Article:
This study characterized the antinociceptive effects of cocaine alone and in combination with mu, delta, and kappa opioids in rhesus monkeys. The shaved tails of four rhesus monkeys were exposed to warm water (42, 46, 50, 54, and 58°C), and tail withdrawal latencies (20 sec maximum) from each temperature were determined. The temperature that produced a tail withdrawal latency of 10 sec (T10) was interpolated, and drug-induced changes in the T10 value (ΔT10) were calculated. Dose-dependent increases in ΔT10 were produced by cocaine (0.032-1.8 mg/kg), the high efficacy mu agonist fentanyl (0.001-0.1 mg/kg), the intermediate efficacy mu agonist morphine (0.1-18 mg/kg), the low efficacy mu agonist nalbuphine (1-32 mg/kg), and the kappa agonist U69,593 (0.0032-0.1 mg/kg). The delta agonist BW373U86 (0.56 mg/kg) produced no effect. Relative maximum effects, determined from the maximum ΔT10 values produced by each drug, were fentanyl ≥ (5,7,8β)-N-methyl-N[2- (1-pyrrolidinyl)1-oxaspiro[4,5]dec-8-yl]benzeneacetamide > morphine > nalbuphine ≥ cocaine > BW373U86. When individual doses of cocaine (0.1-1.8 mg/kg) and morphine (0.32-10.0 mg/kg) were combined, cocaine produced a dose- dependent increase in the effects of each dose of morphine, and the antinociceptive effects of most cocaine/morphine combinations were significantly greater than the antinociceptive effects of either cocaine or morphine alone. Cocaine (1.8 mg/kg) was also combined with nalbuphine (1.0, 10 mg/kg), fentanyl (0.001, 0.032 mg/kg), BW373U86 (0.56 mg/kg) and U69,593 (0.0032-0.056 mg/kg). Cocaine/nalbuphine combinations produced effects markedly greater than either drug alone. Cocaine in combination with a low dose of fentanyl (0.001 mg/kg) produced effects equivalent to cocaine alone, whereas cocaine in combination with a high close of fentanyl (0.032 mg/kg) produced effects equivalent to fentanyl alone. The cocaine/BW373U86 combination produced effects identical to cocaine alone. Cocaine/U69,593 combinations produced little or no antinociception, and 1.8 mg/kg cocaine in combination with the highest dose of U69,593 (0.056 mg/kg) produced significantly less antinociceptive effect than either cocaine or U69,593 alone. These findings suggest that, in rhesus monkeys, cocaine enhances the antinociceptive effects of low to medium efficacy mu agonists but not high efficacy mu agonists or BW373U86. In contrast, cocaine and kappa agonists can attenuate each other's antinociceptive effects.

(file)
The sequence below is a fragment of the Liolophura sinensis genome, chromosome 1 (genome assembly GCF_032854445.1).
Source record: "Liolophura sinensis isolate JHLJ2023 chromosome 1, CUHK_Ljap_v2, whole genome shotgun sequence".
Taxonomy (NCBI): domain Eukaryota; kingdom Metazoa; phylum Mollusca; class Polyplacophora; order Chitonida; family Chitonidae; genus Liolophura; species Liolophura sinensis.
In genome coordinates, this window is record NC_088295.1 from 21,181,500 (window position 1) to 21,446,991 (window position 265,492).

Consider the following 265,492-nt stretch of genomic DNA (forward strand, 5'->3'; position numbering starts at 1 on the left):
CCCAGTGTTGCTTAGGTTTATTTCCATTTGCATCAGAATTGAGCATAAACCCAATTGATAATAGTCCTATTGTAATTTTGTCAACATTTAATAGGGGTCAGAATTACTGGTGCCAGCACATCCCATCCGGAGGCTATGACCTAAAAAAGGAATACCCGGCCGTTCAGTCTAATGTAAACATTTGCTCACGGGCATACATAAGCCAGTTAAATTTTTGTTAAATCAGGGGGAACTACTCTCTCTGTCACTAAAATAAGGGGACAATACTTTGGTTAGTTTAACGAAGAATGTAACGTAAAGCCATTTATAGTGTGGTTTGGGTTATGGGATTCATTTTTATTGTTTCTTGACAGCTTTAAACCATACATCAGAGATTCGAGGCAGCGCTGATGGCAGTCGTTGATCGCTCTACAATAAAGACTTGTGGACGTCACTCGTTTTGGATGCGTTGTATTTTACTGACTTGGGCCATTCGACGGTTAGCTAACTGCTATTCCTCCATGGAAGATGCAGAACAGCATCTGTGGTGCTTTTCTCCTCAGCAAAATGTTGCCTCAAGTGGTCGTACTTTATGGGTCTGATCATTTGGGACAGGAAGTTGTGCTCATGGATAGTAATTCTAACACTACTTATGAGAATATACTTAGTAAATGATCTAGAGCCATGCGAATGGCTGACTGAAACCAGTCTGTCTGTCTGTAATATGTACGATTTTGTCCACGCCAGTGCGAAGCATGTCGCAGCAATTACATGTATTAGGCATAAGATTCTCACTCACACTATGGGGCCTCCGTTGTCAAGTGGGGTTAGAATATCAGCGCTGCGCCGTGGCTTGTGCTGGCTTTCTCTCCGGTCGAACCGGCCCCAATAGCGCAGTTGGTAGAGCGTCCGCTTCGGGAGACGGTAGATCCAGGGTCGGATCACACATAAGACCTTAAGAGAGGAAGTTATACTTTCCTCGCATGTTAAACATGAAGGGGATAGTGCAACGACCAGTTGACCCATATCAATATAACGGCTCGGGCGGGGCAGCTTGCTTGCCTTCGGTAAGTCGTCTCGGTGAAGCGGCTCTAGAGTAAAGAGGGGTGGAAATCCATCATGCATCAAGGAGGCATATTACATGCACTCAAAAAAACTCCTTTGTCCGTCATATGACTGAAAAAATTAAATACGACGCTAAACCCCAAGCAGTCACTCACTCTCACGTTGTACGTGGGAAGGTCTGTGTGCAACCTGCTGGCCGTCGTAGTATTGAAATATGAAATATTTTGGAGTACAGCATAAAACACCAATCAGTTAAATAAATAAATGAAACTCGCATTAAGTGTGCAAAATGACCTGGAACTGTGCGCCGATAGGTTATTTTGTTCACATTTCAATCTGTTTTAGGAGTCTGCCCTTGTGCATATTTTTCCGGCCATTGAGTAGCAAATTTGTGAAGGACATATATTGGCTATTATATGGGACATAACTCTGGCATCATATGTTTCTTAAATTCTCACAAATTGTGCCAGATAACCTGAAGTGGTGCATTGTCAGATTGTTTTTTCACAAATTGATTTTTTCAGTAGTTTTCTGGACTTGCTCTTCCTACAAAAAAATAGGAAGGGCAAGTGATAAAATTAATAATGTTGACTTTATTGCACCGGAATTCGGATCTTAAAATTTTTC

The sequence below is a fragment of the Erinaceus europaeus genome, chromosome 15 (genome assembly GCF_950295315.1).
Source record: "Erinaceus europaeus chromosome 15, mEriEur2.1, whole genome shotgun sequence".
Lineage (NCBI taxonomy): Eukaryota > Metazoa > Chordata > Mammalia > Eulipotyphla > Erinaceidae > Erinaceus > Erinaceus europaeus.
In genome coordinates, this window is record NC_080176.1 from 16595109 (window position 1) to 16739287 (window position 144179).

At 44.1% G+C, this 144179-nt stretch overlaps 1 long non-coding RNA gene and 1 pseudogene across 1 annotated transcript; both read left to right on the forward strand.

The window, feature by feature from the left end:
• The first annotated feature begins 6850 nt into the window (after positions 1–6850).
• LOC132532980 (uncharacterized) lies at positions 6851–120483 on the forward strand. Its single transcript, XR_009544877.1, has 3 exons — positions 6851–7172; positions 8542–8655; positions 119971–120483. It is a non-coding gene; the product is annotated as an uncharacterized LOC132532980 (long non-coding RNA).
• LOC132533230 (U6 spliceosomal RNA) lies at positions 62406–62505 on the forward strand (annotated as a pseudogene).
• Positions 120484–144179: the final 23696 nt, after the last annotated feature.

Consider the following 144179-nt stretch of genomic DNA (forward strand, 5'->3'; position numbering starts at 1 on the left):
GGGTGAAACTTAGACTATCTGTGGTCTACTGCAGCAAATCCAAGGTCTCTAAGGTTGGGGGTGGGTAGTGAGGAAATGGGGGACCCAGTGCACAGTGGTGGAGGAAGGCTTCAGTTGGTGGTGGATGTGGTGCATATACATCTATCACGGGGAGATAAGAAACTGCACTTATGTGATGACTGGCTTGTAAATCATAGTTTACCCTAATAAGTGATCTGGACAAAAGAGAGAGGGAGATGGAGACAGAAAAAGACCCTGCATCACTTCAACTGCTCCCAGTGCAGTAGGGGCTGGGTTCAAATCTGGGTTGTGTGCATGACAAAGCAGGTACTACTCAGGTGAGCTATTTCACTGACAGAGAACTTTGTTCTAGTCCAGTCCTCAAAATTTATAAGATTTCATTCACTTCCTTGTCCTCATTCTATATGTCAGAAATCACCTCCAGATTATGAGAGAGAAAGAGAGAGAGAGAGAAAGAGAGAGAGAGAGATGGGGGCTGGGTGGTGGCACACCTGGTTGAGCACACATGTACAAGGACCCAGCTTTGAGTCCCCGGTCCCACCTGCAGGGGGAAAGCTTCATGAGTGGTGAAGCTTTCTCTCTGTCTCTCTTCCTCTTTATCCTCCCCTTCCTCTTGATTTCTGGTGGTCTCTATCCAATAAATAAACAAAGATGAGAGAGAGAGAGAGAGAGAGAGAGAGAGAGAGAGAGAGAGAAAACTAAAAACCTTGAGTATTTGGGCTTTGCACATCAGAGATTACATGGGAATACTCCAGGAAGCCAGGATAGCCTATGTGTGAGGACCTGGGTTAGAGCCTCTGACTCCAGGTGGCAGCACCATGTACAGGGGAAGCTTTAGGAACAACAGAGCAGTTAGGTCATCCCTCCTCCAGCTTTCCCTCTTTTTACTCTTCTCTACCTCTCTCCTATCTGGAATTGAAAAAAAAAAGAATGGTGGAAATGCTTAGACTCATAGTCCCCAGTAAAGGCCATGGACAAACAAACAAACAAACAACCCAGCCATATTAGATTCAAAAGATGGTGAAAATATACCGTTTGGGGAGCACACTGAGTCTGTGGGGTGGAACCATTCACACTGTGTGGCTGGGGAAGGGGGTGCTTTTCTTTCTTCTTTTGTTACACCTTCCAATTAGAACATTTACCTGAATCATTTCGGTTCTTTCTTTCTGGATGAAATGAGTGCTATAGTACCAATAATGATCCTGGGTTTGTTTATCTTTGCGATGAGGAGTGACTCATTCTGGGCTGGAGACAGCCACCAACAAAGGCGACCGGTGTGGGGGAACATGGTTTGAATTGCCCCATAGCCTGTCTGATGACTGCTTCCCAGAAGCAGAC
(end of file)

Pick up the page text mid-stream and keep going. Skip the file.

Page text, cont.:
|Number of pages||9|
|Journal||Journal of Pharmacology and Experimental Therapeutics|
|State||Published - 1 Dec 1995|